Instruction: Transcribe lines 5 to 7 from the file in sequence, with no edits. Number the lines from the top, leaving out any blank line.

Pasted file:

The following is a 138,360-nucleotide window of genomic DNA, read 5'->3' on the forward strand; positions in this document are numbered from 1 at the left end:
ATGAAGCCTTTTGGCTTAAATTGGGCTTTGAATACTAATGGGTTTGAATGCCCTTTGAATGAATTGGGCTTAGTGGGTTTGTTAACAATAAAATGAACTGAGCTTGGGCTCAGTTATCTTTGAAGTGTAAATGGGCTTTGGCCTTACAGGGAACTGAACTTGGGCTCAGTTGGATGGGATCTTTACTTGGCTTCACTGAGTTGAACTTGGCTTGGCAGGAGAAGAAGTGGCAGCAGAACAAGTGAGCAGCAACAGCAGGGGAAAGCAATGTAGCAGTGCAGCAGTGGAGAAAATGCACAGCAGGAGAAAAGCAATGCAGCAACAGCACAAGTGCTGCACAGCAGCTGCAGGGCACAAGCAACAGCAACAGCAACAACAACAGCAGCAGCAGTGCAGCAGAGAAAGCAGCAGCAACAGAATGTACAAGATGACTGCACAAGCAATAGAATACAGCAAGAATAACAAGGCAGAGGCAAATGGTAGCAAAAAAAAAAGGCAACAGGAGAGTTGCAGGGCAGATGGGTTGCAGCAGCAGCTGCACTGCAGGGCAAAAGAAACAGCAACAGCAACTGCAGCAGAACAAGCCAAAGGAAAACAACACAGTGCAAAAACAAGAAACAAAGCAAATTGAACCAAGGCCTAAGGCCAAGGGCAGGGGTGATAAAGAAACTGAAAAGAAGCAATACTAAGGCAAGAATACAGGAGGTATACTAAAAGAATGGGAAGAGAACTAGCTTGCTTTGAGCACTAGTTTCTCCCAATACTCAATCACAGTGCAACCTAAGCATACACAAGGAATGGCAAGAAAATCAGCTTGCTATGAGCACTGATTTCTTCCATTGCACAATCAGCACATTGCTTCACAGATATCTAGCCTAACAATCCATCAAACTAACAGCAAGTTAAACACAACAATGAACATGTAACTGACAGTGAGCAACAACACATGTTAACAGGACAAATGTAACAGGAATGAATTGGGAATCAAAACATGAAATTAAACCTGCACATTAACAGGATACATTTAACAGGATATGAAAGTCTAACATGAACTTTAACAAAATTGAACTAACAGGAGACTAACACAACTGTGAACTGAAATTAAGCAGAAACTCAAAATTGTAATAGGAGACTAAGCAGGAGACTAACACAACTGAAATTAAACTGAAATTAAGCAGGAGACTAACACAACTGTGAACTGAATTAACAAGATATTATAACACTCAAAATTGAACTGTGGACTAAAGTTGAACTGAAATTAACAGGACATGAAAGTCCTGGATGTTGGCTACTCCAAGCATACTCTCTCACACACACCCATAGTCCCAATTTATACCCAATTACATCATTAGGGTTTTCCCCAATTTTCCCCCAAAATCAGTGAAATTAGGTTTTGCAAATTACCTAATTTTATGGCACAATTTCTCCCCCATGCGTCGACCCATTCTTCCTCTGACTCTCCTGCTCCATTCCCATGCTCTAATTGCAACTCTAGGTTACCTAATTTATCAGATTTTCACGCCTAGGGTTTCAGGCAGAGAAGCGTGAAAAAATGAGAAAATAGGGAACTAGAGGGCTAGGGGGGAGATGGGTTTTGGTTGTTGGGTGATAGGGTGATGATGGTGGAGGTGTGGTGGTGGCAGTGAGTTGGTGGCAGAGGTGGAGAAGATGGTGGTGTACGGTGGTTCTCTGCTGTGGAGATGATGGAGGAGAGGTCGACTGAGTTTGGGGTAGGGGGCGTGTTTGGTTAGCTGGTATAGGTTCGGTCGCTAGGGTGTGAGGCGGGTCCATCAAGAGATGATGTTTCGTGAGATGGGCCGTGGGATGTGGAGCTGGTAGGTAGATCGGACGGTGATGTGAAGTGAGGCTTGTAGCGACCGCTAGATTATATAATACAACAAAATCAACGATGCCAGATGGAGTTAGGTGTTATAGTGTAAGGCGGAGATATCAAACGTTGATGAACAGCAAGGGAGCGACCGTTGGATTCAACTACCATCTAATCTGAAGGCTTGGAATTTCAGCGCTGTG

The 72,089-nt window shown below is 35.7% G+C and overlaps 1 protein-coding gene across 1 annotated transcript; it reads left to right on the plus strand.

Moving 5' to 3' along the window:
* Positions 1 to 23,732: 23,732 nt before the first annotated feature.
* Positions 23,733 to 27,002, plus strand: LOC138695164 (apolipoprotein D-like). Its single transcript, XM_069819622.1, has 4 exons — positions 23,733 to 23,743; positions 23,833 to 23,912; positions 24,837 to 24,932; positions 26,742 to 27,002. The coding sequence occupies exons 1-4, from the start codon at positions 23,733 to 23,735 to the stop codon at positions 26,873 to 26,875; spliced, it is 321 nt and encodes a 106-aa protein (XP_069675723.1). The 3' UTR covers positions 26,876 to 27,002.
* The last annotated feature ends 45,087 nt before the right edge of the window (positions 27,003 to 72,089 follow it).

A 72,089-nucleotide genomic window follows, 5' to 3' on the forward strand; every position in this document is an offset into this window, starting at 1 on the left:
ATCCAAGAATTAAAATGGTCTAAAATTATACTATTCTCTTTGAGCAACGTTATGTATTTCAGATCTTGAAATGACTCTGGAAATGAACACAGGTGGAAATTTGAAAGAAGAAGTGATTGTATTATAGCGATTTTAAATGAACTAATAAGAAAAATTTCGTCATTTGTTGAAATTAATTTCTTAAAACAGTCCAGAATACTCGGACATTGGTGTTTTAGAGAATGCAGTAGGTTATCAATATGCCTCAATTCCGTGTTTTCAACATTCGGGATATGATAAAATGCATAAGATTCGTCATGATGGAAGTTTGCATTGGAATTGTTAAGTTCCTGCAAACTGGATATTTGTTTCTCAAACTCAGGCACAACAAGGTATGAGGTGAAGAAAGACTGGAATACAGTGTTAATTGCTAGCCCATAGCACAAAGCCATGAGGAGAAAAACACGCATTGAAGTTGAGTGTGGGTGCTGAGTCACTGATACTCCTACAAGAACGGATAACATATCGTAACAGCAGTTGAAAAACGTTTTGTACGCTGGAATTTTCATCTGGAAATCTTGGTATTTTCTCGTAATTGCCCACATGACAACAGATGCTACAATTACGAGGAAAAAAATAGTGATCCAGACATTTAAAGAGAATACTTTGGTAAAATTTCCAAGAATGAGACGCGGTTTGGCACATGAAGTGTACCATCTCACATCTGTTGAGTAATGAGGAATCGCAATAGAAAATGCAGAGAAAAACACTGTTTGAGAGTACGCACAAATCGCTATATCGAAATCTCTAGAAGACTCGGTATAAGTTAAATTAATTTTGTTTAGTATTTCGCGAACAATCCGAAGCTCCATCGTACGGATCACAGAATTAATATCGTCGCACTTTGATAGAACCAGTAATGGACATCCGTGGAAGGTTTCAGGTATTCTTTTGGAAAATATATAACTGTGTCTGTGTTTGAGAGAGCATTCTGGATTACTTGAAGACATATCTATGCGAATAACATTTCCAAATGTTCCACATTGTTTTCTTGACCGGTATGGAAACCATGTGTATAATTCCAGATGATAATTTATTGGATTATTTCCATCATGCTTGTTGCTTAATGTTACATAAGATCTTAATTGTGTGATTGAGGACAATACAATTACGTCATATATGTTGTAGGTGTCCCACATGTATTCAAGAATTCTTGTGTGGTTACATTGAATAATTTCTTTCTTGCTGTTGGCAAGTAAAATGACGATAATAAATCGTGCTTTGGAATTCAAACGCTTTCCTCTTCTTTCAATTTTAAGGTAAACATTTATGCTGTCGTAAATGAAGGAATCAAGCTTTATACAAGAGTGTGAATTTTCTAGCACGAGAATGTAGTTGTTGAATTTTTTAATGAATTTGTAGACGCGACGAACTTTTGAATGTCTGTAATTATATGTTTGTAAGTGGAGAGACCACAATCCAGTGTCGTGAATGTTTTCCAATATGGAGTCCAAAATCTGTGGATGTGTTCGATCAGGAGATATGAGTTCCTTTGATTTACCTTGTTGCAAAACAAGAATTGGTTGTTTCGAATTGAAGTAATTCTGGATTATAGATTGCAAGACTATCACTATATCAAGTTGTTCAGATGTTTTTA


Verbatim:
* Positions 1 to 23,732: 23,732 nt before the first annotated feature.
* Positions 23,733 to 27,002, plus strand: LOC138695164 (apolipoprotein D-like). Its single transcript, XM_069819622.1, has 4 exons — positions 23,733 to 23,743; positions 23,833 to 23,912; positions 24,837 to 24,932; positions 26,742 to 27,002. The coding sequence occupies exons 1-4, from the start codon at positions 23,733 to 23,735 to the stop codon at positions 26,873 to 26,875; spliced, it is 321 nt and encodes a 106-aa protein (XP_069675723.1). The 3' UTR covers positions 26,876 to 27,002.
* The last annotated feature ends 45,087 nt before the right edge of the window (positions 27,003 to 72,089 follow it).